Search and Rescue

This is a comprehensive 40 hour course on SAR mantracking.  Mantracking on SAR missions is done under an overarching response plan designed by the Incident Commander, also known in ICS terms as the Incident Action Plan (IAP).  Trackers need to learn within the bigger picture and within the context of the current mission and those to follow.  You cannot train tracking in a vacuum.  Training in context is where TTOS has excelled and the military, homeland security and state and local law enforcement proves our process time and time again in real-world successes.

Our SAR Mantracking course begins with the basics: the dynamics of a single footprint.  From that anchor point, students are introduced to micro tracking, also known as step-by-step tracking.  Students will learn step-by-step tracking first and be expected to demonstrate an understanding of it in practical exercises on the end of the first day.  Step-by-step tracking is not difficult to learn.  By use of a tracking stick (AKA a logic stick because you are relying on the external focus of using the tool rather than your own reasoning and observation capabilities) you will locate and identify sign and spoor left behind by the person being tracked.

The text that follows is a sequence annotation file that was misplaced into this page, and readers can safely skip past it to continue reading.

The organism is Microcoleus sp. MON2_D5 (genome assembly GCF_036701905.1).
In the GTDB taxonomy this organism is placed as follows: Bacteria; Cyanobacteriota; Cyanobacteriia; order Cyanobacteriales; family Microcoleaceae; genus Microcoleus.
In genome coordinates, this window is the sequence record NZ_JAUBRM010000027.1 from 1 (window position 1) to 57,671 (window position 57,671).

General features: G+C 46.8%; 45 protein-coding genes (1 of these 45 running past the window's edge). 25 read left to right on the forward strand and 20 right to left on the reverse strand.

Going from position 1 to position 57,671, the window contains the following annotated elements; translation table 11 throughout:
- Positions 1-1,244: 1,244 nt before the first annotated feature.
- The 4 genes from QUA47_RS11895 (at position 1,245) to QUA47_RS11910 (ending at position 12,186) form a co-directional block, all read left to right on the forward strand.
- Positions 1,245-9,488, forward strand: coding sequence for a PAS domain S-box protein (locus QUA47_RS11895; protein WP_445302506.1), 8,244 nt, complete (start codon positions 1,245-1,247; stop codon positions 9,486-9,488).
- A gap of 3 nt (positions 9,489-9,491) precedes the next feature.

This is a comprehensive 40 hour course on SAR mantracking.  Mantracking on SAR missions is done under an overarching response plan designed by the Incident Commander, also known in ICS terms as the Incident Action Plan (IAP).  Trackers need to learn within the bigger picture and within the context of the current mission and those to follow.  You cannot train tracking in a vacuum.  Training in context is where TTOS has excelled and the military, homeland security and state and local law enforcement proves our process time and time again in real-world successes.

Our SAR Mantracking course begins with the basics: the dynamics of a single footprint.  From that anchor point, students are introduced to micro tracking, also known as step-by-step tracking.  Students will learn step-by-step tracking first and be expected to demonstrate an understanding of it in practical exercises on the end of the first day.  Step-by-step tracking is not difficult to learn.  By use of a tracking stick (AKA a logic stick because you are relying on the external focus of using the tool rather than your own reasoning and observation capabilities) you will locate and identify sign and spoor left behind by the person being tracked.